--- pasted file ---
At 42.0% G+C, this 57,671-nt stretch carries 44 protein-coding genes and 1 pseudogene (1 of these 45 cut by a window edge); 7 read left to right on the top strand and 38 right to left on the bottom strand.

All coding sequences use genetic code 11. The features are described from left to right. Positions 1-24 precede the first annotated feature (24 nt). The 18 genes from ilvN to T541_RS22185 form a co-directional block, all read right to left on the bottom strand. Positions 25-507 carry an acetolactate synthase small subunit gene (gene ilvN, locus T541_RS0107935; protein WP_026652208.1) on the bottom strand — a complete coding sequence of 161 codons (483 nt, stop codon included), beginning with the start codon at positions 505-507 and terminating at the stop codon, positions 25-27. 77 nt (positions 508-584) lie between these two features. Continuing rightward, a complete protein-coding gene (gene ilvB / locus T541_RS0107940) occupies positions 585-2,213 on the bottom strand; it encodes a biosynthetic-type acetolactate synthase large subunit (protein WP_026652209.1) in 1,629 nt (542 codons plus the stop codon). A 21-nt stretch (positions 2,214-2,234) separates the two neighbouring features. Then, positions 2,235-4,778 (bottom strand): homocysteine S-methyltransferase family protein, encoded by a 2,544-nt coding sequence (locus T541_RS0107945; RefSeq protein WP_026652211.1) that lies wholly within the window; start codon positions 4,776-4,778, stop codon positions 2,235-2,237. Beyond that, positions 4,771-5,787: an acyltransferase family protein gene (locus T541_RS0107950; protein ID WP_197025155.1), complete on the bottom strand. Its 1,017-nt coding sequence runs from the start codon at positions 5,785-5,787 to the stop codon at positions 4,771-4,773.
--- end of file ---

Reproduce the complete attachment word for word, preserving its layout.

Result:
At 42.0% G+C, this 57,671-nt stretch carries 44 protein-coding genes and 1 pseudogene (1 of these 45 cut by a window edge); 7 read left to right on the top strand and 38 right to left on the bottom strand.

All coding sequences use genetic code 11. The features are described from left to right. Positions 1-24 precede the first annotated feature (24 nt). The 18 genes from ilvN to T541_RS22185 form a co-directional block, all read right to left on the bottom strand. Positions 25-507 carry an acetolactate synthase small subunit gene (gene ilvN, locus T541_RS0107935; protein WP_026652208.1) on the bottom strand — a complete coding sequence of 161 codons (483 nt, stop codon included), beginning with the start codon at positions 505-507 and terminating at the stop codon, positions 25-27. 77 nt (positions 508-584) lie between these two features. Continuing rightward, a complete protein-coding gene (gene ilvB / locus T541_RS0107940) occupies positions 585-2,213 on the bottom strand; it encodes a biosynthetic-type acetolactate synthase large subunit (protein WP_026652209.1) in 1,629 nt (542 codons plus the stop codon). A 21-nt stretch (positions 2,214-2,234) separates the two neighbouring features. Then, positions 2,235-4,778 (bottom strand): homocysteine S-methyltransferase family protein, encoded by a 2,544-nt coding sequence (locus T541_RS0107945; RefSeq protein WP_026652211.1) that lies wholly within the window; start codon positions 4,776-4,778, stop codon positions 2,235-2,237. Beyond that, positions 4,771-5,787: an acyltransferase family protein gene (locus T541_RS0107950; protein ID WP_197025155.1), complete on the bottom strand. Its 1,017-nt coding sequence runs from the start codon at positions 5,785-5,787 to the stop codon at positions 4,771-4,773.